Pearl Harbor (2001) movie scrip

by Randall Wallace. Early Draft.

More info about this movie on IMDb.com

Out of BLACK we hear the sound of an airplane roaring by.

EXT.  POV OF AN AIRPLANE

 

Flying over American heartland.  We see the earth through the

pilot’s perspective as sky and ground swap positions, the

plane swooping down and storming over the ground.

 

THE PLANE

 

is a biplane, racing over a field lush with young plants.  It

releases a trail of crop spray, and climbs again…

 

Up into a crystalline blue sky where sunshine pours like

honey over family farms stretching to the horizon.  Maybe

it’s not heaven, maybe it’s just Tennessee.  But as long as

there’s been an America, men have fought and died for this

place — as volunteers.

 

Far off, but visible from the plane is

 

A BARN – DAY

 

The barn is unpainted except for hand lettering that says

“McCawley Crop Dusting.” Another plane noise, this one made

by kids, brings us to TWO BOYS, sitting in the shell of an

old plane propped on crates, scavenged of it’s engine, seats,

and wheels.

 

The boys sit in it’s cockpit, butts crowded onto the nail keg

they’ve replaced the seat with.  They’ve even attached a 2×4

as propeller, as if their imaginations needed any help.  They

wear overalls and have bowl haircuts:  RAFE and DANNY, 10

years old.

 

RAFE

Bandits at 2 o’clock.

 

DANNY

Power dive!

 

They buzz their lips in a flying noise and work the controls,

Rafe’s bare feet on one pedal, Danny’s on the other.

 

RAFE

It’s Germans!

 

DANNY

Kill the bastards!

 

Rafe looks at Danny in shock — then they both laugh and go

right back into their game, manufacturing their own machine

gun and engine sounds.

 

RAFE

Good shooting, Danny!

 

DANNY

Good shooting, Rafe!

 

RAFE

Land of the free…

 

DANNY

Home of the brave!

 

RAFE

There’s another one!

 

Their vocal motors roar again… But a man’s hand grabs Danny

by the straps of his overalls and jerks him from the cockpit.

 

It’s Danny’s FATHER and he’s a fearsome sight; drunk, his

hair uncombed, his face unshaven, his teeth — those still

left — are rotting.  He’s also missing an arm; but the one

that’s left is potent, and he’s shaking Danny with it.

 

DANNY’S FATHER

You no count boy!  Johnson come lookin’,

said he’d pay a dime for you to shovel

his pig shed, and I can’t find you no

place.

 

DANNY

Daddy, I told you I was comin’ here.

 

His father slaps him off his feet.  Rafe is so horrified he

can’t get a sound out.  Danny isn’t even surprised.  But when

his father snatches him up again, twisting the overall straps

so tight they choke him, he struggles.  It does no good; his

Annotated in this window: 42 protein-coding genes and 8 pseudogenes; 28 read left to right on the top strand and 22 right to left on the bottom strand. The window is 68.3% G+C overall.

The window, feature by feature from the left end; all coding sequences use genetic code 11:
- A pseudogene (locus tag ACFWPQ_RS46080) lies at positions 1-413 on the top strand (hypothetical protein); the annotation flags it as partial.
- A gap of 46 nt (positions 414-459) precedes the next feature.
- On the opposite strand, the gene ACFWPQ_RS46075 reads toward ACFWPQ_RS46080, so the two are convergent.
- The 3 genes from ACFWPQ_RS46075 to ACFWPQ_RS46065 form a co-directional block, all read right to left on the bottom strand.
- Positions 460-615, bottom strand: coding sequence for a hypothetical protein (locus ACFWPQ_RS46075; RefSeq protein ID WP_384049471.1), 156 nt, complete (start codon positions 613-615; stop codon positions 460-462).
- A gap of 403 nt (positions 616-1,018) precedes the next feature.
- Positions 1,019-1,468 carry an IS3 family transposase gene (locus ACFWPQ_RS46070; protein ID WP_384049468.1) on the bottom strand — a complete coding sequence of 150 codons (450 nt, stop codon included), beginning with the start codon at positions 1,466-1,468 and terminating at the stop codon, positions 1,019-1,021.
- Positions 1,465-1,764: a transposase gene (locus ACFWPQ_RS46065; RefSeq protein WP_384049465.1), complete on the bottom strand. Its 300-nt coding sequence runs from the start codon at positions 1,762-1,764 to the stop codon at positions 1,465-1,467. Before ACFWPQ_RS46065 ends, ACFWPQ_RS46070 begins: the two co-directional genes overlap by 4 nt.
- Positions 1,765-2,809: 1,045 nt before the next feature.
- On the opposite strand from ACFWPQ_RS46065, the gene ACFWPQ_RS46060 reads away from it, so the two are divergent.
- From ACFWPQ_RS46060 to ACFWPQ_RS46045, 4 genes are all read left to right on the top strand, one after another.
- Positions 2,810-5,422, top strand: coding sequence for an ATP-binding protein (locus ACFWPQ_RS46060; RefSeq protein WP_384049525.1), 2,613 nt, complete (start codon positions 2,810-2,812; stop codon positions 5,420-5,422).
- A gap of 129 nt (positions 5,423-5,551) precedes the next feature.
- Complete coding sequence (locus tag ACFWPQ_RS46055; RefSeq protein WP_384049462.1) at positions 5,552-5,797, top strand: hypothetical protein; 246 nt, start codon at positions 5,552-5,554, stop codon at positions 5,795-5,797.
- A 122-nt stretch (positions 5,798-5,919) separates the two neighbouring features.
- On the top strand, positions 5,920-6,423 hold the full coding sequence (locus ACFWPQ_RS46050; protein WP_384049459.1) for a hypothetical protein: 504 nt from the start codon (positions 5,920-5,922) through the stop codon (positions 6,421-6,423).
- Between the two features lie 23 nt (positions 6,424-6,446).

father starts marching across the field, dragging and

strangling Danny.

 

DANNY

Da!… Dad…

 

The father’s drunken anger makes him oblivious — until

CRACK!  The 2×4 propeller slams him across the back, knocking

him to the ground and making him drop Danny.

 

The father rolls over to see 10-year-old Rafe, holding the

2×4 like a bat.

 

RAFE

Let him alone!

 

The father’s eyes bulge in rage; he struggles to his feet.

 

DANNY

Rafe… Daddy… No!

 

The man looks murderous, but Rafe draws back the board.

 

RAFE

I’ll bust you open, you…German!

 

The words ring something deep in the man’s booze-broken

brain.  He begins to cough, convulsively; it brings a blossom

of blood to his mouth.  He wipes it with his hand, but blood

clings to his teeth.  He chokes out —

 

DANNY’S FATHER

I fought the Germans.

 

He looks at Danny in shame, with the realization of what he’s

just done.  He turns and staggers away.

 

Danny looks at Rafe — a communication between boys joined by

something deeper than blood.  Then Danny runs off after his

father.

 

DANNY

Daddy!  Daddy!  Wait.

 

Danny catches him, takes his father’s hand, and walks away

with him.

 

The crop duster we saw in the air has just landed, behind

Rafe.  The pilot, RAFE’S FATHER, shuts off the engine.

 

RAFE’S FATHER

What’s goin’ on, son?

 

RAFE

Nothing.  Danny’s Dad just come to get

him.

 

Rafe turns back to the ramshackle plane and replaces the 2×4

propeller.  His father looks toward Danny and his father,

walking away, then looks at his own son.

 

RAFE’S FATHER

Hey, boy — you wanna go up?

 

Rafe can’t believe it; he runs to the plane and hops into his

father’s lap.  As his father cranks the engine and tucks him

into the harness, Rafe says —

 

RAFE

Daddy, sometime will you take Danny up

too?

 

RAFE’S FATHER

Sure will, son.

 

The engine races to life…and we —

 

DISSOLVE TO:

 

EXT.  NEW JERSEY AIR BASE – DAY

 

American P-40 fighters blast through the air, props screaming

and wind singing by their wings.

 

There are eight pilots in their individual seats, and we

focus on two:  RAFE MCCAWLEY has grown lean and handsome.

And DANNY WALKER is very much the same.

 

Their planes start swapping positions in the formation; while

the other guys are flying along in a tight line, Rafe and

Danny are playing, one of them gunning his engine to go high,

the other diving and coming back up in his place,

leapfrogging.

 

It scares the other guys, having their planes flashing in and

out, so close.  The TRAINING CAPTAIN, watching through

binoculars on the ground, talks into his RADIO —

 

TRAINING CAPTAIN

McCawley!  Walker!  Cut that out!

 

RAFE

I thought this was a training flight.

I’m just trying to give Danny some

training.

 

DANNY

Not on your best day, boy!

 

Rafe grins and guns his plane low, in the opposite direction

he was moving before.  Danny reacts almost instantly…

leapfrogging in the opposite direction, scaring the piss out

of everybody else.

 

TRAINING CAPTAIN

That’s it, get into a wedge!

 

The squadron responds, forming up into a tight V, Rafe and

Danny just behind and on either side of the center.

 

RAFE

Didn’t you say test the limits?